Carrie Bebris: Suspsense and Sensibility

Suspense and Sensibility wasn’t without its charms, but I didn’t think it lived up to its predecessor, Pride and Prescience (a surprisingly successful sequel to Austen’s Pride and Prejudice in which Darcy and Elizabeth find themselves in a whodunnit with overtones of Jane Eyre).

Suspense and Sensibility ramps up the silliness considerably. It follows directly after the previous book, as Lord and Lady Darcy cross paths with characters from Sense and Sensibility (several years after the conclusion of their own novel). Once again there are echoes of another book, this time The Picture of Dorian Gray (with perhaps a dash of Strange Case of Dr Jekyll and Mr Hyde to boot). There’s also a bit of a Scully/Mulder dynamic evolving between Darcy the stolid empiricist and the more open-minded Elizabeth, and the cast of recurring characters expands to a gent with an improbable library of occult texts that seems modeled on Buffy‘s Rupert Giles’ exceedingly unlikely assemblage of arcana.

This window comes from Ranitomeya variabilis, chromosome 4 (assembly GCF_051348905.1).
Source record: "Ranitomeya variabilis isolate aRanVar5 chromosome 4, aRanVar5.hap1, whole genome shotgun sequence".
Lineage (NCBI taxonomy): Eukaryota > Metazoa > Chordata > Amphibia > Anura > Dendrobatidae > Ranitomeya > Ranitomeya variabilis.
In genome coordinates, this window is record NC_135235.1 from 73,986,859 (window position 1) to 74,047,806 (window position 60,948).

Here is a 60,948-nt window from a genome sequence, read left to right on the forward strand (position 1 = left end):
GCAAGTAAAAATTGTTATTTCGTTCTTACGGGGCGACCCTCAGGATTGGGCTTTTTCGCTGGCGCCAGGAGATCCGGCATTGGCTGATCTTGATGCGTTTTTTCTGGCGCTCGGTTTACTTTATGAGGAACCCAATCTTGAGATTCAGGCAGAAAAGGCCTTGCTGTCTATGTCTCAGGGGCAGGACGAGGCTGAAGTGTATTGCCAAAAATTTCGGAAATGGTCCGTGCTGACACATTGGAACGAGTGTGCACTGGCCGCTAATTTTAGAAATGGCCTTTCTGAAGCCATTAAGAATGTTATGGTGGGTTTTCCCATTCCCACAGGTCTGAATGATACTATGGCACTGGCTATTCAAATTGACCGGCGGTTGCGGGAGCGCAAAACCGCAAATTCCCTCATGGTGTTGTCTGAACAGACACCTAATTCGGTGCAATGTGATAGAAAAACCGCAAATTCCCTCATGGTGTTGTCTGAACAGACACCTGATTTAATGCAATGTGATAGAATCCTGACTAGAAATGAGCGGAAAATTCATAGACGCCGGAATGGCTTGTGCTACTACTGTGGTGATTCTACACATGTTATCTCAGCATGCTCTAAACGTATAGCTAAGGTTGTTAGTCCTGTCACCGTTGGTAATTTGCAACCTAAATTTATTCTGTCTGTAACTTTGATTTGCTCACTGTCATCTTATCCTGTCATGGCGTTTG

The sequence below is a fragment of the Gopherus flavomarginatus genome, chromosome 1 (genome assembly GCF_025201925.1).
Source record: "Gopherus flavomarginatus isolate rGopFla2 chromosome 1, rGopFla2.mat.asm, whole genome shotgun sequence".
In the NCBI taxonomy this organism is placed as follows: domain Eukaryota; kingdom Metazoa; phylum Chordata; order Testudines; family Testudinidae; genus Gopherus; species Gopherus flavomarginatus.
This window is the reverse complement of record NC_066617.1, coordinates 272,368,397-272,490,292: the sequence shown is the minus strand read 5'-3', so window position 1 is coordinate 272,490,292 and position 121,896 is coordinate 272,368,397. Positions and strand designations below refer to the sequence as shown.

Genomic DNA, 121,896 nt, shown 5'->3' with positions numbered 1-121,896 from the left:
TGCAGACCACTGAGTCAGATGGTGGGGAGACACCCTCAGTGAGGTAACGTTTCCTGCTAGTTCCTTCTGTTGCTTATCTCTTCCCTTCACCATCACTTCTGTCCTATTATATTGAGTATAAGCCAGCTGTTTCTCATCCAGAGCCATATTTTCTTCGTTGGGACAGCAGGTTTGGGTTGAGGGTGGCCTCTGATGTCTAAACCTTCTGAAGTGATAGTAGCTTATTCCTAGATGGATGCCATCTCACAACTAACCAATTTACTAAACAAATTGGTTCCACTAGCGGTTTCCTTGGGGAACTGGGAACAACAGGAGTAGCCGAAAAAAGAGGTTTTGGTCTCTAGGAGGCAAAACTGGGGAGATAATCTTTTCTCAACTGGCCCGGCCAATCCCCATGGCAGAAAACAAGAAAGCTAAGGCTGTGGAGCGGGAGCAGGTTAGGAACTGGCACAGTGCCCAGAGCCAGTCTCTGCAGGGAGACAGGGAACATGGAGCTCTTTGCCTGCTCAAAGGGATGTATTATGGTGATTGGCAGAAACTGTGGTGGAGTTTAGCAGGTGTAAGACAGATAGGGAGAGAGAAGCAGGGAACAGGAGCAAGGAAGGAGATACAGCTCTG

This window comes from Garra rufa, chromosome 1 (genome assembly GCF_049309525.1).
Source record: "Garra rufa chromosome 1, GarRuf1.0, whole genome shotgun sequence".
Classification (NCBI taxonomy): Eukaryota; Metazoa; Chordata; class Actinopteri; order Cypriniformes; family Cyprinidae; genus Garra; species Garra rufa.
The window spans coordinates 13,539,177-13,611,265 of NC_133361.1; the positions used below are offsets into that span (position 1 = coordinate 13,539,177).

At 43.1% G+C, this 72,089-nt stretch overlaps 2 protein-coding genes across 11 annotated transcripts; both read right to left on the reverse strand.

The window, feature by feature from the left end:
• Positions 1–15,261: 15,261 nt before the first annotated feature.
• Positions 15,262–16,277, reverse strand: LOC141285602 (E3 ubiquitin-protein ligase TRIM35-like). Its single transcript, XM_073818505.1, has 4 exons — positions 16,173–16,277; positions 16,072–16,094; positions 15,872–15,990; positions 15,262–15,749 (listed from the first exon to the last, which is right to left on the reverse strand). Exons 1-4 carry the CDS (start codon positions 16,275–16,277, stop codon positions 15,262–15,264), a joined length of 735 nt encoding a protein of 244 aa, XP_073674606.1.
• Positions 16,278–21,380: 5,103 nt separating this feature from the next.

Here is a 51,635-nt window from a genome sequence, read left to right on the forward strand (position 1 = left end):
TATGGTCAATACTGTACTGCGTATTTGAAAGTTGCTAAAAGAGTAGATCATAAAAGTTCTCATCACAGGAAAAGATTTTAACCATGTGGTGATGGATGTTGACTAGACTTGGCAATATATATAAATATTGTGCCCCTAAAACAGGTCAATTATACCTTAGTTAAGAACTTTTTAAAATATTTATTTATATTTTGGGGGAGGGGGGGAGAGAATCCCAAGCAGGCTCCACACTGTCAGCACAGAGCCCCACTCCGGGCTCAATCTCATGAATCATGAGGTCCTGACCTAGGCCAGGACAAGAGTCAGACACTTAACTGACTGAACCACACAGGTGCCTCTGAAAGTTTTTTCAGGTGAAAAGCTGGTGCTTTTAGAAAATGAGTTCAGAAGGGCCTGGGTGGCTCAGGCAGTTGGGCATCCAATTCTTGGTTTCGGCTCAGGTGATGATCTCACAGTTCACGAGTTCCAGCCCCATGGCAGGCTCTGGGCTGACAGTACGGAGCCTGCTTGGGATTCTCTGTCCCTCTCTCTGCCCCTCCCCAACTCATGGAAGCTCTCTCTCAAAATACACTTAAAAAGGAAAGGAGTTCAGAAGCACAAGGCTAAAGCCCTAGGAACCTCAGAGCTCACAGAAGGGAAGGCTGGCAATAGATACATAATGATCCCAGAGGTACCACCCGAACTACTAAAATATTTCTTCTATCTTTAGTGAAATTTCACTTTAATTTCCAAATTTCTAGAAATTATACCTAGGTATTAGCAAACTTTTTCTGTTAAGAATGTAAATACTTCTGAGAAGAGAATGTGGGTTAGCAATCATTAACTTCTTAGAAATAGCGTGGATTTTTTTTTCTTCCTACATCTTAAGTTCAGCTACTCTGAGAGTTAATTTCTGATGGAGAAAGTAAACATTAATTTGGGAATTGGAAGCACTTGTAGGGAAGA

It’s all very droll and goes down smoothly enough, but since Bebris is writing for a modern audience, she spells out the sort of nastiness that Stevenson and Wilde could only allude to, and thereby subjects some of Austen’s characters to indignities that I can’t imagine the authoress countenancing. Mystery elements take a backseat this time; it’s certainly not a whodunnit — more a whydunnit or howdunnit.

Bottom line: Pride and Prescience left me eager for more; this one makes think I’ll wait a bit before reading the next volume in the series.

needs more demons? Maybe needs a bit more restraint.

Published by therealsummervillain

likes: equality, making things easier to use, biking, jangle, distortion, monogamy dislikes: bigotry, policies that jeopardize people, lack of transparency

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